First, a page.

Representatives of Libya’s warring factions met in Tunis early this week in a session hosted by UNSMIL to battle out ways to implement the Libyan Political Agreement (LPA) and to try to solve the country’s financial and security crisis.
The UN-authored peace deal, which was signed by warring representatives in Morocco in December, outlined the formation of the Government of National Accord (GNA) and its Presidency Council (PC). Seven months later it has yet to be fully implemented as the parliament, the House of Representatives (HoR), has failed to endorse the joint body, amid deepening divisions between factions largely anchored in the east and west of the country.
The meetings, which were attended by unity government Prime Minister Faiez Serraj and his Presidency Council, in addition to the dialogue members, discussed ways to successfully ensure a single government and army.
During key talks, which took place on 18 and 19 July, attendees discussed the implementation of interim security arrangements and ways to improve security particularly in Tripoli.
The focus was on the creation of a nine-member Defense Board, that could be headed up by General Khalifa Haftar but would include leaders from Libya’s many armed brigades.
It would see Haftar, who is backed by the parliament but who rejects the GNA, join forces with brigades he has declared his sworn enemies and who are allied to armed groups he is fighting in Benghazi.
According to this proposal the Presidency Council would maintain its prerogative of Supreme Commander of the Armed Forces, a position the HoR also claims for itself. Sources at the meeting said that the Defense Board would also be charged with appointing the army’s chief of staff.
“The only way out is a united Libyan army with a command structure respecting the Presidency Council as Supreme Commander of the Army,” Kobler said at the start of the meeting. “A united country cannot have several armies, “ he added.
However Haftar, who commands what is recognised by the parliament as the national army, rejected the idea, lawmakers close to him told Libya Channel after the talks.
“Haftar thinks that the Supreme Command of the Armed Forces should remain with the Parliament to avoid complications,“ said MP Tareq al-Jarushi, the son of Haftar’s right hand man and air force commander Sagr al-Jarushi.
“He rejects the idea of a military council with officers of different backgrounds including undisciplined militias.
“Moreover the Tunis Talks security roundtable did not include any representatives of the legitimate army leadership,” he added, calling the plan “damaging and divisive”.
A few days before the group met to discuss other pressing issues including the crisis of basic services, electricity, cash flow and opening all closed roads to ensure improved security situation in all parts of the country.
During the session held on 17 July, PM Serraj highlighted the challenges facing the unity government in terms of services and finances, while addressing the resumption of oil exports and solving the electricity crisis.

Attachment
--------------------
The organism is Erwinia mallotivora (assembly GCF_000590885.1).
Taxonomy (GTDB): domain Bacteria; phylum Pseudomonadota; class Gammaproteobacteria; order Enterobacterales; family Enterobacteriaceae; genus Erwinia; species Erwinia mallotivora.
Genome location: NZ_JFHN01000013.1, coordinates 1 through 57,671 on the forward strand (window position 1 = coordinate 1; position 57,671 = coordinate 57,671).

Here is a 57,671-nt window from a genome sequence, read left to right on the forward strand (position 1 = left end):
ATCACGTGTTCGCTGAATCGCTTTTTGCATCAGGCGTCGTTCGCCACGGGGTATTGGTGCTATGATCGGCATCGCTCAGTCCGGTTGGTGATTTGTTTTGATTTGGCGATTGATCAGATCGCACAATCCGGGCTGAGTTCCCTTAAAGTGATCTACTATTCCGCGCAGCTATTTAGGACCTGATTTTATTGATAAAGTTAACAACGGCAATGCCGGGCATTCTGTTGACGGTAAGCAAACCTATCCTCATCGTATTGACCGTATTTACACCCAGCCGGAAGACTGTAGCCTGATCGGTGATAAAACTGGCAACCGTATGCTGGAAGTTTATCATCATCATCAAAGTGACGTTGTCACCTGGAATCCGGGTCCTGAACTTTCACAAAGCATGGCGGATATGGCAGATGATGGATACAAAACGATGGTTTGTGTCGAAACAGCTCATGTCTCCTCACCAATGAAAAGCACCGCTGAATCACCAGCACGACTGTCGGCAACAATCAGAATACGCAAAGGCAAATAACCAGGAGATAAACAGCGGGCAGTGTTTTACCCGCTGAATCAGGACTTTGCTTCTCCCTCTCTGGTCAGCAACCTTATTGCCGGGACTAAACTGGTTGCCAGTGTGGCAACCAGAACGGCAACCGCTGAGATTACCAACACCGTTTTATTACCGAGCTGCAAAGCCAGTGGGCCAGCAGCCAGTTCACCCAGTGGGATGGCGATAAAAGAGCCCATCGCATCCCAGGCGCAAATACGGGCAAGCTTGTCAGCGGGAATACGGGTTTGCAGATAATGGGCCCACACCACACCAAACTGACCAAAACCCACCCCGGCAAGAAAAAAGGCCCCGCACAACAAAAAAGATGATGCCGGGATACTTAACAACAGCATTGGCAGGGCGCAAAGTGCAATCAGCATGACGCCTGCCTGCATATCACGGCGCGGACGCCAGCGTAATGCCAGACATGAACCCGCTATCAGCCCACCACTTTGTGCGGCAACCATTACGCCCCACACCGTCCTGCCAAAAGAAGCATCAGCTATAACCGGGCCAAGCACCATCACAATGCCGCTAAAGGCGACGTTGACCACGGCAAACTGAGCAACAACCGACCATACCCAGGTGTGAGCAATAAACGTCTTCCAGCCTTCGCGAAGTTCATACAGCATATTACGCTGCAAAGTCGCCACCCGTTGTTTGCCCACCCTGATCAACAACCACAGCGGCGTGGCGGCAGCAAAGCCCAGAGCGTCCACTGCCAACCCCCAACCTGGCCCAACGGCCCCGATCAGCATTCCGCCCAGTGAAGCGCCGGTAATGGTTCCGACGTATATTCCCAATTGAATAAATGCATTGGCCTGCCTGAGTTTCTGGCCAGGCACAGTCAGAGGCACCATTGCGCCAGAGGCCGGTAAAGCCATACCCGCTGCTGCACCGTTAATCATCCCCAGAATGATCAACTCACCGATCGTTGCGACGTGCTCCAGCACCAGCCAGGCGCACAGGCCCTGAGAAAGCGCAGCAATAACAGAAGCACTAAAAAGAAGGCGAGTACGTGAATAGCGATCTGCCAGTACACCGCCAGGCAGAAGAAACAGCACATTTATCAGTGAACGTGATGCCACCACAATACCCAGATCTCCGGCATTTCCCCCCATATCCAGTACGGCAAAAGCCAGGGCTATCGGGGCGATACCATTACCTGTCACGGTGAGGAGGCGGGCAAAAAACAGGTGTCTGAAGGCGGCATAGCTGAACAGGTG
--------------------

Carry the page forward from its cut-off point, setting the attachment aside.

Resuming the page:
In a press conference after the talks, he urged dialogue members to bring on board those “obstructing the dialogue.”
Independent dialogue member Fathi Bashagha told Libya Channel the dialogue team largely supported the Presidency Council provided it was more successful in resolving some of the major economic issues hitting the country.
“The PC must also move ahead with its work and fill vacant minister positions. It must also move fast to restart oil exports,” he told.
He urged the parliament to support and implement the political agreement.
“Right now the House of Representatives is disabling the peace agreement,” he added.
His comments echoed the main conclusions drawn by the political dialogue which called on the boycotting members of the Presidency Council to resume their duties immediately and urged the parliament to fulfil its obligations set out in the political agreement, UNSMIL reported.
The UN added that they will convene again a few weeks.
Several attendees voiced their fears that the unity government had failed to resolves several issues facing Libya despite being in power since March.
“The fact that the Presidential Council has not been able to solve the crises in its first 100 days is not reassuring,“ said Mohamed Abdallah, an independent dialogue member.
“If it keeps underperforming the Dialogue will be forced to reconsider [its support],” he added.
His points were echoed by fellow independent attendee Nuri al-Abbar.
“We support the PC but our support is tied to it fulfilling the tasks it has been entrusted with,” he said.
There was also criticism back in Libya by MPs in Tobruk who said the dialogue team was not representative.
“Those who attended the Tunis Talks did not represent anyone but themselves; the HoR has formed a new dialogue team,” said Zaid Hadiya, an HoR MP said.
“The parliament was fully absent from the Tunis Talks. [UN envoy] Kobler is determined to implement the project and refused to work with the HoR’s new dialogue team.